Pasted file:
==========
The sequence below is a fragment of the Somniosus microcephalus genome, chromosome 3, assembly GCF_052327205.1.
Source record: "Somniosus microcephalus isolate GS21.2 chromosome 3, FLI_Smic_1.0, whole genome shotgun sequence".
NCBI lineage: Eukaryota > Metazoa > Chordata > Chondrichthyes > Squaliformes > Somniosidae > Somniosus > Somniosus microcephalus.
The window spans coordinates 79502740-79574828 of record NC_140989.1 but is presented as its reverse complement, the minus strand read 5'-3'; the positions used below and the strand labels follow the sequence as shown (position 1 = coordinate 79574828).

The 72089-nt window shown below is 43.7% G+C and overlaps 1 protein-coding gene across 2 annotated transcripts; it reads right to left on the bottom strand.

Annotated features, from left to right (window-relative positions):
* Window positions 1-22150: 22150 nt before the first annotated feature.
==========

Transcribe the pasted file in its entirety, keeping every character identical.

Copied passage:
The sequence below is a fragment of the Somniosus microcephalus genome, chromosome 3, assembly GCF_052327205.1.
Source record: "Somniosus microcephalus isolate GS21.2 chromosome 3, FLI_Smic_1.0, whole genome shotgun sequence".
NCBI lineage: Eukaryota > Metazoa > Chordata > Chondrichthyes > Squaliformes > Somniosidae > Somniosus > Somniosus microcephalus.
The window spans coordinates 79502740-79574828 of record NC_140989.1 but is presented as its reverse complement, the minus strand read 5'-3'; the positions used below and the strand labels follow the sequence as shown (position 1 = coordinate 79574828).

The 72089-nt window shown below is 43.7% G+C and overlaps 1 protein-coding gene across 2 annotated transcripts; it reads right to left on the bottom strand.

Annotated features, from left to right (window-relative positions):
* Window positions 1-22150: 22150 nt before the first annotated feature.